in Georgia for Bluegills, Flier Sunfish, Green Sunfish, Redbreast
Sunfish, Redear Sunfish, Spotted Sunfish, Warmouth, White Bass,
Yellow Perch and Other GA Panfish.
One or more species of sunfish populate virtually all warm water
streams, ponds and lakes throughout Georgia and around the world
for that matter. They can survive in waters that provide their
natural food source of minnows, crustaceans, insects and worms.
Their competitive nature amongst themselves for food, makes them
relatively easy to catch.
Sunfish Lakes In Georgia
Georgia is a virtual fish factory. Panfish like most species
flourish in the warm waters with long growing seasons. All major
lakes including Lake Allatoona, Banks Lake, Blue Ridge Lake,
Carters Lake, Chatuge Lake, Hartwell Lake, J. Strom Thurmond
Lake, Lake Blackshear, Lake Jackson, Lake Seminole, Lake Sidney
Lanier, Nottely Lake, Oconee Lake, Richard B Russell Lake, Walter
F George - Eufaula and West Point Lake have a population of panfish.
The state record bluegill was caught in Shamrock Lake while
green, redbreast, redear and flier sunfish records were all caught
in private ponds. Lake Burton yielded the state record yellow
Panfish are prolific spawners and repopulate the waters as fast
as they are harvested. A common problem with panfish fishing is
that the waters are under-fished causing panfish to overpopulate.
As a result they tend to stay small in size due to lack of food
The list of panfish is comprised of many fishes each called by
a variety of names. The bluegill tops the list and is the most common.
Check for Georgia bluegill fishing
articles in the articles section.
Crappie are also considered panfish. For details on crappie visit
World Record: 1.25 lbs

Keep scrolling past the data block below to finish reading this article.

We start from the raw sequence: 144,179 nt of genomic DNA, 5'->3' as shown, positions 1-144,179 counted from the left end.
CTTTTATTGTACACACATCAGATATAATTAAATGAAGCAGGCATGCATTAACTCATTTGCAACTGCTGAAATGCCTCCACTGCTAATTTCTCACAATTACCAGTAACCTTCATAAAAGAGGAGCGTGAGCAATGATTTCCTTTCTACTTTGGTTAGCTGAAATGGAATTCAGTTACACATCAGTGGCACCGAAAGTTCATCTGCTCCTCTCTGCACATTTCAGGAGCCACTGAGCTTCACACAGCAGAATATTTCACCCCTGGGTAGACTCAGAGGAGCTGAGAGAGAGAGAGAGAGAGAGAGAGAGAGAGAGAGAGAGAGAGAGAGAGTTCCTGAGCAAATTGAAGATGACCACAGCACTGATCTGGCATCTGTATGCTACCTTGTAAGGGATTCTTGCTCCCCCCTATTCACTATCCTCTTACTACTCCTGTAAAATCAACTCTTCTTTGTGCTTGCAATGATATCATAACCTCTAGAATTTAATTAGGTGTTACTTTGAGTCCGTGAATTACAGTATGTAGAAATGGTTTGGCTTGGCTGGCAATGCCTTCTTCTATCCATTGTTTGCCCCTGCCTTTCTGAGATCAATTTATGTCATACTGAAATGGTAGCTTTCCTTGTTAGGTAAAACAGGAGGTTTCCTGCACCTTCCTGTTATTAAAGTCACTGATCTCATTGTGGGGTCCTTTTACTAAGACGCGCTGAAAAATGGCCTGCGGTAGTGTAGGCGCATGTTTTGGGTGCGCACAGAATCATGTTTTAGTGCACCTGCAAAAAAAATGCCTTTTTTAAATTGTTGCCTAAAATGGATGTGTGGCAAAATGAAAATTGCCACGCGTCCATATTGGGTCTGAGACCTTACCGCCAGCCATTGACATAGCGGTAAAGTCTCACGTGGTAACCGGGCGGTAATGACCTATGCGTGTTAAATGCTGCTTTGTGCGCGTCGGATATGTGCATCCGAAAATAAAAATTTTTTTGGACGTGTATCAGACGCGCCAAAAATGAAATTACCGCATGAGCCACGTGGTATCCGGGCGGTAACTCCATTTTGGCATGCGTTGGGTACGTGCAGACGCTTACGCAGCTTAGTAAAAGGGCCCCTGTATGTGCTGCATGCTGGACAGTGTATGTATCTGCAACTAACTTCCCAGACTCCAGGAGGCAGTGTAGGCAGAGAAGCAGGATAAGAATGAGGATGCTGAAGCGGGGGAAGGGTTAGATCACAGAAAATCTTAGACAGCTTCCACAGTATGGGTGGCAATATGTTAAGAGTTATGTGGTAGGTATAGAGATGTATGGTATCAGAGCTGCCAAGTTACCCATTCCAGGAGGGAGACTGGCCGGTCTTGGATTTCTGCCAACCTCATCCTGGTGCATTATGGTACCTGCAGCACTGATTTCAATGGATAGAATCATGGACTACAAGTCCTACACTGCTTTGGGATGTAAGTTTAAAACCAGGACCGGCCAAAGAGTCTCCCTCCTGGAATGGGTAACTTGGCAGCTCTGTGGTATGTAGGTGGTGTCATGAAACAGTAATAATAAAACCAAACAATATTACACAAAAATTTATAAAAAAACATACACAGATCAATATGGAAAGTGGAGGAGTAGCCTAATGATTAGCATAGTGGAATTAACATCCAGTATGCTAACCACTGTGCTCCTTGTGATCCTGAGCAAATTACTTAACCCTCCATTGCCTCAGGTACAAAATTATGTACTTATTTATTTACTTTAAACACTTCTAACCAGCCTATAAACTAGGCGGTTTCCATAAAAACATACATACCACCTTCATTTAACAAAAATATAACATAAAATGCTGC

World Record: 2.1 lbs.
World Record: 1.7 lbs.
The males are quite colorful with red, orange or yellow breasts
with dark green upper bodies. Females are colored the same but
in drab shades of the same colors. They prefers water temperatures
ranging from 76 to 84 degrees. Redear sunfish are also commonly
called longear bream, redbreasted bream and yellowbreast bream.
Worms, larve, crickets, insects, cut bait and prepared bait all
work well on small hooks and light line.
World Record: 5.4 lbs.
Green on the top and often reddish to brown on the lower sides,
they have a dark or black ear covering which looks like a black
spot. The spotted sunfish naturally inhabits streams, creeks and
rivers. They prefer areas with gravel or sand and plenty of vegetation.
Their favorite foods include invertebrates, insects and small fishes
but will feed on virtually anything edible including plants. They
will also rise to feed on the sirface. The spotted sunfish prefers
water temperatures from 70 to 89 degrees. They are small but quite
good eating. Fish for them with ultra-light tackle using virtually
anything edible as bait on very small hooks.
World Record: 2.4 lbs
World Record: 6.8 lbs.
USA Record: 3.75 lbs
For general information on local fishing visit the
Fishing home page.
If you have information, articles or photos relating to panfish
which you would like to see published here, please submit them
consideration. We will gladly give you credit for your contribution.
GA Sunfish Fishing - All About Fishing for Bluegill
& Other Panfish in Georgia.